android studio wizard screen
Android Studio wizard

As our most commonly used app architecture is MVVM (Model-View-ViewModel), we chose to try this out in the context of a smartwatch app. The app would have a basic MVVM structure consisting of a Data layer and a UI layer (containing the single Activity, composables and ViewModels). Dependency injection libraries (in our case, Koin) were also fully compatible with Wear OS development.

One of our key focuses was looking at the ability to use a declarative approach to developing screen layouts, and we were pleasantly surprised with the results. After reviewing various Android charting libraries and finding none which offered sufficient customisation to match the designs, we decided to create a stacked bar chart using Compose. Implementing the design and logic was straightforward in this way (we imagine it would be a lot more difficult using the older XML-based approach) and adding it to the watch screen was identical to the Android app approach. Notably, Android Studio now offers both Compose previews and smartwatch emulators, allowing us to quickly iterate over designs and test functionality across a range of smartwatch screen sizes and shapes. This is particularly useful when working with this form factor, and Previews in particular help with the intricacies of working with differently-shaped screens.

smartwatch emulator screen
Smartwatch emulator

Wear Compose comes with some nice tweaks to the standard Compose libraries which improve development specific to smartwatch apps. Navigation between screens was quick to implement with Wear’s Compose Navigation library, which offers SwipeDismissableNavHost to offer back navigation via swiping gestures built into the NavHost.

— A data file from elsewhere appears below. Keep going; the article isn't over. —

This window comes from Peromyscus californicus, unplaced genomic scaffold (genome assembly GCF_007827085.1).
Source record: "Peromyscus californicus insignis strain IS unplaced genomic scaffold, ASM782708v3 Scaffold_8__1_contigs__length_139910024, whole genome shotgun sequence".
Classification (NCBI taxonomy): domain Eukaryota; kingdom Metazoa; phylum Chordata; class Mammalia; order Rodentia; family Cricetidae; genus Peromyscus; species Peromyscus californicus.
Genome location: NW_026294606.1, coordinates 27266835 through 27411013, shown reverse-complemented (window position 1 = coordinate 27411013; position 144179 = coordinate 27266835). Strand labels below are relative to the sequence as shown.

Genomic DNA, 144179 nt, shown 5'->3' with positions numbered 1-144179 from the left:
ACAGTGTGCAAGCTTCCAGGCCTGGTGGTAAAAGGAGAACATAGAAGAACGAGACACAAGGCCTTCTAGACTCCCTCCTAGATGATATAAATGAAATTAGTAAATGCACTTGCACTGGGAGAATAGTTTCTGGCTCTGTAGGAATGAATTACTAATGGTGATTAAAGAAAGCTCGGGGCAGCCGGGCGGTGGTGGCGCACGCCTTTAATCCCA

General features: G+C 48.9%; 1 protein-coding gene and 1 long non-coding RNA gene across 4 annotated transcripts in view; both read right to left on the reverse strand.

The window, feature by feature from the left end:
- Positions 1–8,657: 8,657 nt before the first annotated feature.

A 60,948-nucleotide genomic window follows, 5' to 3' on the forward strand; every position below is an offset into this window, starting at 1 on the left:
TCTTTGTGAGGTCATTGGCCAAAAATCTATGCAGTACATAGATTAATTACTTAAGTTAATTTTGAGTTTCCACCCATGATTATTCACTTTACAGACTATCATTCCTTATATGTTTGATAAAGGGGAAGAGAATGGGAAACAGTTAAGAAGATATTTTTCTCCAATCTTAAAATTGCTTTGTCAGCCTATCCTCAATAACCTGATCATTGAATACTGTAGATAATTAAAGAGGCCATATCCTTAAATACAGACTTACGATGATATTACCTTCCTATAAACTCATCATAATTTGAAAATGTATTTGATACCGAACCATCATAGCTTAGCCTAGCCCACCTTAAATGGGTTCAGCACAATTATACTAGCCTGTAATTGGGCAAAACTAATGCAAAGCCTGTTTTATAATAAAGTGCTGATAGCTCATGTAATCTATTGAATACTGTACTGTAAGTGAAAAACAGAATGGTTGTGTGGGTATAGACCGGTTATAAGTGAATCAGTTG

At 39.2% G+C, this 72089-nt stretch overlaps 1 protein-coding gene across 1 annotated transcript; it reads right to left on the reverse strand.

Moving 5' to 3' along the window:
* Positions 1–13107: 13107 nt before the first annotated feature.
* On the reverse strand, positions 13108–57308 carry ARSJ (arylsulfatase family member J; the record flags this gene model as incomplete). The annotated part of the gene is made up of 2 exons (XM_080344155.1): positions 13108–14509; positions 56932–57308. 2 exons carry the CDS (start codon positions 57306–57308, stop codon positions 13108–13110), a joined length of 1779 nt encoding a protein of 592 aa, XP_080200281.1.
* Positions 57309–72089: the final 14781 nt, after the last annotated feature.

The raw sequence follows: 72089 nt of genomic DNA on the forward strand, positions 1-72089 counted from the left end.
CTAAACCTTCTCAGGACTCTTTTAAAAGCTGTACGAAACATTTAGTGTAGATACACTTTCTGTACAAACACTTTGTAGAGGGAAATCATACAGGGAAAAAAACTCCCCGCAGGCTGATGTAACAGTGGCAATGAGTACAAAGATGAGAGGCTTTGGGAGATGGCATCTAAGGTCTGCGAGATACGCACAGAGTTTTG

UI elements also differ in places, with ScalingLazyColumn being offered as an alternative to LazyColumn. ScalingLazyColumn loads items in a vertical list lazily to improve performance just as a LazyColumn does, but also offers additional parameters to adjust the scale and alpha of items in a list based on their position. As a result, items centred on the smartwatch screen can be made more prominent while those at the edge of the screen tend to get smaller and fade as they leave the viewport. This was useful in creating both the mood selection screen (consisting of a vertical list of fullscreen mood “cards”) and when viewing previous logs, offering a more dynamic and appealing look when exploring the app.

Moody – Insight into emotional wellbeing

moody wear os app screen
Moody Wear OS app

We’re proud of our Moody watch app – it’s available now in the Google Play store, and we had a lot of fun building it.  The techniques, architectural patterns and libraries that make modern Android phone application development a great space to work in apply equally well to Wear OS – which makes developing robust, reliable watch apps that deliver a delightful user experience something we can’t wait to do more of.


To read more about the design of our Wear OS app visit our Moody project page